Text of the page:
Putin is having a hard time in Ukraine – and he likely wishes he never gave the green light to invade.
Still, Moscow is doing its best to hold its ground and maybe even retake ground it lost in recent weeks.
And social media will be around to capture every war crime he commits.
‘Sink That Ship’: Footage from Ukraine Shows ‘Kamikaze’ Drone Hit
“A Ukrainian boat was destroyed by a Russian Lancet loitering munition on the Dnipro river in the city of #Zaporizhzhia. The boat appears to be an up-gunned Project 376 Yaroslavets – similar examples were previously seen in use with the Ukrainian River Fleet,” @UAWeapons posted to Twitter.
In the highly-edited video, which was captured from multiple angles, a Russian Lancet drone can be seen striking the small watercraft, which is burning when the video ends.
Commentators on social media suggested the boat did take significant damage, yet, it may not have been destroyed or sunk.
Russian forces have certainly taken a page from the Ukrainian playbook and have used armed unmanned aerial systems (UAS) to target tanks and other vehicles. This appears to be the first use of the Lancet loitering munitions on a Ukrainian water vessel.
The ZALA Lancet was designed for both reconnaissance and strike missions.
It features optical-electronic guidance and a TV guidance unit, which allows the munition to be controlled during the terminal stage of flight. The Lancet has a maximum range of 40 kilometers (25 mi) and a maximum takeoff weight (MTOW) of up to 12 kilograms (26 lb). In its combat mode, it can be armed either with high explosive (HE) or HE-fragmentation warheads.
The River War in Ukraine
The boat seen in the video was reportedly operating essentially as a river patrol cutter, yet, the Project 376 Yaroslavets was actually developed in the 1950s to serve as a tug boat for river operations with a crew of around four. According to open-source intelligence, Kyiv reportedly had five of the Project 376 vessels in operation when Russia launched its unprovoked invasion in February 2022. Two of those were mobilized into the Ukrainian Navy as small patrol gunboats – though it is unclear if the other three were actually armed.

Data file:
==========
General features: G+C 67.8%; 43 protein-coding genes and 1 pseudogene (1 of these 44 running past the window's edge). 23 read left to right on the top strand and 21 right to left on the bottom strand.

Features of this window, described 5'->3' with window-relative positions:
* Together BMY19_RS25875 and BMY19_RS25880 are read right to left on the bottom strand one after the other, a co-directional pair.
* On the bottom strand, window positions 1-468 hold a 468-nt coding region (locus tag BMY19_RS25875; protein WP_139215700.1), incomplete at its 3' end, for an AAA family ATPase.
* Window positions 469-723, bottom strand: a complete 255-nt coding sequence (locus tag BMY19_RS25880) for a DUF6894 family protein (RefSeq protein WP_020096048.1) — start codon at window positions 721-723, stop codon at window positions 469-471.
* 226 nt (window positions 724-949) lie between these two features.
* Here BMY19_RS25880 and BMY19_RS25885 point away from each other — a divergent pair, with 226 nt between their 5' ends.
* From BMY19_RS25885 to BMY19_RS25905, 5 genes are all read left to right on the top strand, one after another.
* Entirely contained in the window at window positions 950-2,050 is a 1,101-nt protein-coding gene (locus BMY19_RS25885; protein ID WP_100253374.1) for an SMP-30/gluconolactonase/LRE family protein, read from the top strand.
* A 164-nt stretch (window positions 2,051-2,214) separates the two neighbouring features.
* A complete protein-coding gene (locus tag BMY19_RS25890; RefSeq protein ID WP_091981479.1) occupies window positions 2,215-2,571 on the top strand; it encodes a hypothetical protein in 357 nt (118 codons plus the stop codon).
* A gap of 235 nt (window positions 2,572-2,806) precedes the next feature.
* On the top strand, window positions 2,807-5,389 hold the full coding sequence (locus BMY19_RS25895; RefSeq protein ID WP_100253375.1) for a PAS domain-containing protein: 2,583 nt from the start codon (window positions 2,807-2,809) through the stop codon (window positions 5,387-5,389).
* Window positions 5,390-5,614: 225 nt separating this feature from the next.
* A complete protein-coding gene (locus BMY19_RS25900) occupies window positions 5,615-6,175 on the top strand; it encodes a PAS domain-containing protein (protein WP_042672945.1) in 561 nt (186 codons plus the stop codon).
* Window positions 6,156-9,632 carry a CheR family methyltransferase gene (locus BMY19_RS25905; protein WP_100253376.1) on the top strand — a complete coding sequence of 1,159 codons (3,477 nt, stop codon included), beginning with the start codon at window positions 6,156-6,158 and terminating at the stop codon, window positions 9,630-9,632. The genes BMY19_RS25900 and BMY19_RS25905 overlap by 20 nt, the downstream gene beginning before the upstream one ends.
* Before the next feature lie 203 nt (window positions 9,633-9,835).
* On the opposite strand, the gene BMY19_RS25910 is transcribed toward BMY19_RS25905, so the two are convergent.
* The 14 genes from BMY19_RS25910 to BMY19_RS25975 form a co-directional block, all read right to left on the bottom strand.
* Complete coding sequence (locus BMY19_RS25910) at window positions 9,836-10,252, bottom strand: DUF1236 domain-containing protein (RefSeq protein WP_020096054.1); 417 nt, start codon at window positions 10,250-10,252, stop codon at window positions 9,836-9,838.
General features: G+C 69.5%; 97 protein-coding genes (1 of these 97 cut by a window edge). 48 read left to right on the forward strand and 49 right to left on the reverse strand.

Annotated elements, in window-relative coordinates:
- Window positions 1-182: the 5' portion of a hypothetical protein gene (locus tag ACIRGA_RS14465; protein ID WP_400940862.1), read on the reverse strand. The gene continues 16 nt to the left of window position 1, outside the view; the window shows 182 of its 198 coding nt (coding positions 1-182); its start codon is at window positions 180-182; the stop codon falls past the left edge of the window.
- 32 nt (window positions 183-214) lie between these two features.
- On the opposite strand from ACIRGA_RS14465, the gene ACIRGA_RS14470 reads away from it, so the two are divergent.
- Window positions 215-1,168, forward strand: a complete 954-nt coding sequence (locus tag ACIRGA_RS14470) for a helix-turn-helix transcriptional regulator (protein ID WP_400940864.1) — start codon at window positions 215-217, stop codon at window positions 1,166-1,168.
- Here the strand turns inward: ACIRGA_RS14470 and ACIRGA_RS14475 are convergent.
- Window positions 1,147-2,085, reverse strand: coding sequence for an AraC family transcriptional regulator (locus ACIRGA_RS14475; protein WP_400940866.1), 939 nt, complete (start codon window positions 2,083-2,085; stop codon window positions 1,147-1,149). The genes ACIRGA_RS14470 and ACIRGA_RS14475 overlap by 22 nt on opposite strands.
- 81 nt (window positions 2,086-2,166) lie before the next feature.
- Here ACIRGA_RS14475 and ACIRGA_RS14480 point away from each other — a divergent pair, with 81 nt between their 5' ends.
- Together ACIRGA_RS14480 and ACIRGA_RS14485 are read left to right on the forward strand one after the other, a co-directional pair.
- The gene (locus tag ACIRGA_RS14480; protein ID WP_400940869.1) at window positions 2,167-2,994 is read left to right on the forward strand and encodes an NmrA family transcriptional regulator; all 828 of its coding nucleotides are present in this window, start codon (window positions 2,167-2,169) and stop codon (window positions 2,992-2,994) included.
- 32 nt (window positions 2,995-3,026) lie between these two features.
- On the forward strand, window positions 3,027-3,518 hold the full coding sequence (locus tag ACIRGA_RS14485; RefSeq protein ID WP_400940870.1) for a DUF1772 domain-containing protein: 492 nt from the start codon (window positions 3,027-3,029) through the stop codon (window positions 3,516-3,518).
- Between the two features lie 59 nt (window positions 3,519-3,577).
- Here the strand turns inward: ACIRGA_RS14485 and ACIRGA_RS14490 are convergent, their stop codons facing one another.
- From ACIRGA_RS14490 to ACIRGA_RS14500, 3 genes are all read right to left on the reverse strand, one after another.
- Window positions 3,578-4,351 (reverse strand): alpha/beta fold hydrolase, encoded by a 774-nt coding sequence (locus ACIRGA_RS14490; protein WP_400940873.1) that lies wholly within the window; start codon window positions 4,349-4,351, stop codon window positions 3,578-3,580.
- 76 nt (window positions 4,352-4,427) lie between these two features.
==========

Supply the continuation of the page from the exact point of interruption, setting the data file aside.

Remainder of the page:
The destruction of the Ukrainian boat also comes just days after a Russian observation post on the Dnipro River was destroyed in a missile and artillery strike. At least one T-72 main battle tank (MBT) and six other armored vehicles were eliminated in the attacks on the Russian-held island in the river.
The boat appears to be a upgunned Project 376 Yaroslavets – similar examples were previously seen in use with the Ukrainian River Fleet. pic.twitter.com/9uCWl5oShi
— ???????? Ukraine Weapons Tracker (@UAWeapons) April 17, 2023
Fighting has been intense on the waterway since Ukrainian forces liberated Kherson last November. The river, which bisects Ukraine in an arced path from Kyiv in the north to Kherson City in the south, became the effective frontline even after Russian forces withdrew from the regional capital.
It is likely both sides will employ drones, missiles, rockets, and artillery to keep the other side from gaining a foothold.
Author Experience and Expertise:
A Senior Editor for 19FortyFive, Peter Suciu is a Michigan-based writer. He has contributed to more than four dozen magazines, newspapers, and websites with over 3,200 published pieces over a twenty-year career in journalism. He regularly writes about military hardware, firearms history, cybersecurity, politics, and international affairs. Peter is also a Contributing Writer for Forbes and Clearance Jobs. You can follow him on Twitter: @PeterSuciu.